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Digestion of Skim and Whey

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Digestion of Skim and Whey
By Laura Monk, Calf & Youngstock Specialist 21 days ago

Choosing a calf milk replacer (CMR) can be a minefield with so many available. The CMR market is easily divisible into two groups; whey-based powders and skim-based powders providing the two main sources of dairy protein. Choosing the right powder for your system is not only vital to the productivity of pre-weaning calves but the lifetime performance and profitability of each animal.

A calf is born in a pre-ruminant state – all four stomach chambers are present, but the Rumen is undeveloped. The Abomasum and Omasum make up around 70% of the digestive tract in a new-born calf. In contrast this will eventually only account for 30% and the Rumen and Reticulum once developed, will dominate the remaining 70%. The act of suckling causes the reflex of a muscular fold in the wall of the rumen called the oesophageal groove. This enables milk to be delivered directly into the abomasum. At this stage the calf is entirely dependent on milk or CMR as a source of digestible proteins, fats and carbohydrates.

In the first weeks of life rennin is the predominant enzyme for protein digestion. For the first few days the abomasum is non-acidic, this allows the antibodies in colostrum to pass unharmed for absorption through the gut lining. The abomasum then becomes acidic and aids protein breakdown. In time the level of pepsin produced by the calf also increases allowing for the digestion of non-milk proteins.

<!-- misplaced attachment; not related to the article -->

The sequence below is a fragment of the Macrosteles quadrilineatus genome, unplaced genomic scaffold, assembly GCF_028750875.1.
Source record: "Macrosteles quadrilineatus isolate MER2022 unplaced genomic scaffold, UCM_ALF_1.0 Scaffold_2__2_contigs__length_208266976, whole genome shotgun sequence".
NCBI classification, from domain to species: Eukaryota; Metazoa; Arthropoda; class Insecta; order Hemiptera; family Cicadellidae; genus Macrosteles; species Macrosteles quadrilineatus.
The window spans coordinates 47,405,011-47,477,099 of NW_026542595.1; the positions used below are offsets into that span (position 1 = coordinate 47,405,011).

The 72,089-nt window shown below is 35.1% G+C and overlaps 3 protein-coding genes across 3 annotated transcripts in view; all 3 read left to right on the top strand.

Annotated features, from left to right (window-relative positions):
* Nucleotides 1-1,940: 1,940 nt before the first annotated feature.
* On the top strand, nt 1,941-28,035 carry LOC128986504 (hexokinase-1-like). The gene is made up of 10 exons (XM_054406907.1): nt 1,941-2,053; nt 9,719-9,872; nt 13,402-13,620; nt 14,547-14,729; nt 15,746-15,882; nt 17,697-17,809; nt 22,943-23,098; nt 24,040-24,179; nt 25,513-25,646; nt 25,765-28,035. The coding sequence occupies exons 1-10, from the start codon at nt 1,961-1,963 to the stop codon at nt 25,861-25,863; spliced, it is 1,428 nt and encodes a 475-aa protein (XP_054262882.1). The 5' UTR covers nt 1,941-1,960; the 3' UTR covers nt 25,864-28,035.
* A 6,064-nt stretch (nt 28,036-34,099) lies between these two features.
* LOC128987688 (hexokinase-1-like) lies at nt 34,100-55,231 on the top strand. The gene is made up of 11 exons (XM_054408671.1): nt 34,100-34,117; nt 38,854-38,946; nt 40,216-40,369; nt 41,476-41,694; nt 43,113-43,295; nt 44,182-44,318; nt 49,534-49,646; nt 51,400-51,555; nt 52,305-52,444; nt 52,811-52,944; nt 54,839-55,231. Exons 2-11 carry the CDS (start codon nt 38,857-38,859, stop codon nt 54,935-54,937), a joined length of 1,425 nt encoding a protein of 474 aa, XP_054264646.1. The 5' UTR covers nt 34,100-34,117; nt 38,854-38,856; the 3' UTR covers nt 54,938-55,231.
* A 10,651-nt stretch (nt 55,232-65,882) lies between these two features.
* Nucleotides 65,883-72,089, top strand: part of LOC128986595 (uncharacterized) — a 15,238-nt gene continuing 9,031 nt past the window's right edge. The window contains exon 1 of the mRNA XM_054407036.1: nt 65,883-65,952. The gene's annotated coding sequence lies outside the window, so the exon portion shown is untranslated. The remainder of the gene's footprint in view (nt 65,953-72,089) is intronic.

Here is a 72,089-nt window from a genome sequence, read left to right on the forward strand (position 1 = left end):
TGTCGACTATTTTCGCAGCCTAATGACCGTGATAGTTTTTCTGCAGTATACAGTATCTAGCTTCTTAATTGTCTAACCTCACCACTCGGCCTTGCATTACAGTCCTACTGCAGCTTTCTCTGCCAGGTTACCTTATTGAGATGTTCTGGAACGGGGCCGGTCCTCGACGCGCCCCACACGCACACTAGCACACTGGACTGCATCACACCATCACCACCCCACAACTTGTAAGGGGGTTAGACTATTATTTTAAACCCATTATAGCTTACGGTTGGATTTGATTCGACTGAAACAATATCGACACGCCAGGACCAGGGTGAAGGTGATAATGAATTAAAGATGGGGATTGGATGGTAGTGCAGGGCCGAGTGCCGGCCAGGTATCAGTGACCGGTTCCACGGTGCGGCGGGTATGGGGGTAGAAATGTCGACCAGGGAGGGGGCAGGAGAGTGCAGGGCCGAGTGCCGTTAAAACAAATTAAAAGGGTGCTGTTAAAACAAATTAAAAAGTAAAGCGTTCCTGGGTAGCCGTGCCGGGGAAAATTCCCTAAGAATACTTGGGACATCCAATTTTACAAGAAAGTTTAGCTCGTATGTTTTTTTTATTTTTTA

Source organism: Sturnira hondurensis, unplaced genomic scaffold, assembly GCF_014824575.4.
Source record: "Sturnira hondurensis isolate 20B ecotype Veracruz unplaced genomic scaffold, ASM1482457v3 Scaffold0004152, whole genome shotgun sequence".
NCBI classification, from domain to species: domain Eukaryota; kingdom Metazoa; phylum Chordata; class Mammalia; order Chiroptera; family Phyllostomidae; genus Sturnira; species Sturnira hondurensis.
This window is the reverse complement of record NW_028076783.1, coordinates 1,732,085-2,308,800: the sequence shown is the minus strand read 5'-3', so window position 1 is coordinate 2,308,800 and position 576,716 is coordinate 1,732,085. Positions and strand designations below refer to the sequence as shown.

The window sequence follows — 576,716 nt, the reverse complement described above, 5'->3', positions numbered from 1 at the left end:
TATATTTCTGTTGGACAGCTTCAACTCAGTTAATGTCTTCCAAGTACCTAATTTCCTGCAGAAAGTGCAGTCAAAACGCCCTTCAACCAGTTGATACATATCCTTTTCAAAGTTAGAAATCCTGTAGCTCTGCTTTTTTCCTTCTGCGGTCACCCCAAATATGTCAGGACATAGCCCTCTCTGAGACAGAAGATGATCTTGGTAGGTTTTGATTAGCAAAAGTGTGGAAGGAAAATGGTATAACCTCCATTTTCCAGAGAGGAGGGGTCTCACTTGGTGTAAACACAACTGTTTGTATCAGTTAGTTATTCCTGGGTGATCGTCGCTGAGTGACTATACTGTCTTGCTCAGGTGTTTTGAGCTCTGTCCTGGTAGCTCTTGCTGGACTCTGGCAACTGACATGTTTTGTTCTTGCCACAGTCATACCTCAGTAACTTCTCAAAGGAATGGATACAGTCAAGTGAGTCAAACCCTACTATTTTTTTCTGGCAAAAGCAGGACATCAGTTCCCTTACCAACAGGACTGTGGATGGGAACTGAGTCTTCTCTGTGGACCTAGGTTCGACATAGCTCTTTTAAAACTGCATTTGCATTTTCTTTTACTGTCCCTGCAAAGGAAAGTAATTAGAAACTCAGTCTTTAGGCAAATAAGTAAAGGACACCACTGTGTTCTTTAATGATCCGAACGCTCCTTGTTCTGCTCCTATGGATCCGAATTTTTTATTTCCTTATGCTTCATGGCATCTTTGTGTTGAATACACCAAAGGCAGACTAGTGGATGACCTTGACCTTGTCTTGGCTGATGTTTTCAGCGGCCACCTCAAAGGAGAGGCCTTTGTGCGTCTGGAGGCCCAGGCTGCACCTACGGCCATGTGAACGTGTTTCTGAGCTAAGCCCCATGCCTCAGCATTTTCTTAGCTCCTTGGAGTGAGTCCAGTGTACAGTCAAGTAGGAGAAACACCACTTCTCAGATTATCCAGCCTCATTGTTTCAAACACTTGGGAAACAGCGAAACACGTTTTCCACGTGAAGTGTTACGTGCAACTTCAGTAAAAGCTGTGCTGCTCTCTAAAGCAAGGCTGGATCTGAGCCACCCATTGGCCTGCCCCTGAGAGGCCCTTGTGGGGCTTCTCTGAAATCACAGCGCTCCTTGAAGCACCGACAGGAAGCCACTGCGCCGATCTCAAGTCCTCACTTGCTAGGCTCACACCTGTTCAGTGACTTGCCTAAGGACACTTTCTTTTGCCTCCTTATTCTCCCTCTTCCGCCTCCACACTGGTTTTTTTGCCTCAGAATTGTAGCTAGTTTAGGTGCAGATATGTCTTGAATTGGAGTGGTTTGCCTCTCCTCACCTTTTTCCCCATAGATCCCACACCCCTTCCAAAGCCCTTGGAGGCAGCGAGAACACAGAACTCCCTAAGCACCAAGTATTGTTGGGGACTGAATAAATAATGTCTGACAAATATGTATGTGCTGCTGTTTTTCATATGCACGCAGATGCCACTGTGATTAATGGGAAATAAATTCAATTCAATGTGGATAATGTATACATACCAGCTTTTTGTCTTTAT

The protein in skim-based powders is found in the form of casein and in whey-based powders in the form of albumin and globulin. Whole milk contains both casein and whey protein therefore calf physiology is designed to digest both forms. The protein composition of whole milk is typically 80% casein and 20% whey.

The method of digestion is where skim and whey-based powders differ the most. When a skim-based milk replacer enters the abomasum, it forms a clot or curd under the influence of enzyme’s; rennin and pepsin. This is the same process as making cheese and using rennet to coagulate milk proteins. The clotting of the casein allows for slower break down and a steady release of nutrients. The clot can take as long as 12 hours to be digested. This makes a skim-based powder better suited to those feeding once a day after 28 days as the calf will feel more satisfied for longer.

Skim-based milk replacers will also contain whey. When the casein clots the whey is separated and moves more quickly through the digestive tract for absorption of nutrients in the small intestine. When feeding a whey-based powder no clot is formed and the entire milk feed is digested more quickly – usually within 2-3 hours. This can be thought to stimulate hunger, and lead to higher concentrate intakes from an earlier age.

Both skim and whey-based powder provide the amino acid requirement for the calf and, therefore, no differences should be seen in feed conversion efficiency or daily gains.

Laura Monk - Calf & Youngstock Specialist

Laura Monk

Calf & Youngstock Specialist

Cornwall, Devon, South Somerset

m: 07767 275662